i read both previous responses; and well, yes and
no. the main problem is, you need to go with more bang for the buck. suppose if one was given the choice of transporting 300 people to a disaster site; should one transport and house 300 trained medical professionals, or 300 good intentioned but untrained well wishing hand holders? that is unfortunately the cutthroat financial equation that these aid organizations have to operate under. if one ever looked up these actual medical missions and what they require, they're very
specific. they want the sharpest scalpels in their kit, and not a band of innocents who could wind up being more of a liability than a help.
that said, my suggestion is that even if you're not a licensed professional who work trauma and emergency care routinely; there are many other things that you can do locally to help with relief efforts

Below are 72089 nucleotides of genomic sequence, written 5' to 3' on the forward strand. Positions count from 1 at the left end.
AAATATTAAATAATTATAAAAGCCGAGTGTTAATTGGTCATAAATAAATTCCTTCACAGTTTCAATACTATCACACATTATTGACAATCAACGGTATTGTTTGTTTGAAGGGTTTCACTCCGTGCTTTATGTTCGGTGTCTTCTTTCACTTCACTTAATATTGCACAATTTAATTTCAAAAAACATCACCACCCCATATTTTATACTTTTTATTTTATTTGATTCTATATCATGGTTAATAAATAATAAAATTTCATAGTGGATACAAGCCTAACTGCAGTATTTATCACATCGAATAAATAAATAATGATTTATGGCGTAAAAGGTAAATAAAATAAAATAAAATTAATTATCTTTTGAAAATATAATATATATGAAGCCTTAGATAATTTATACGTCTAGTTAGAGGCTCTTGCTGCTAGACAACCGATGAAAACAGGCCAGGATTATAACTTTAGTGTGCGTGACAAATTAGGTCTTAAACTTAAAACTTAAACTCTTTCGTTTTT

. you can organize monetary donations, spread awareness of charitable organizations who are participating in the response, encourage colleagues who do have the highly sought after skill sets to volunteer, and most importantly, donate blood. in that manner, you can still give in a way that has positive impact, and you won't be in anyone else way or risk becoming a liability.
this was really a very good question; i sincerely thank the op both for his or her generous intentions and for having asked it.
btw, here is a sticky link from all nurses own site about where to donate: haitian disaster relief - links and number for donations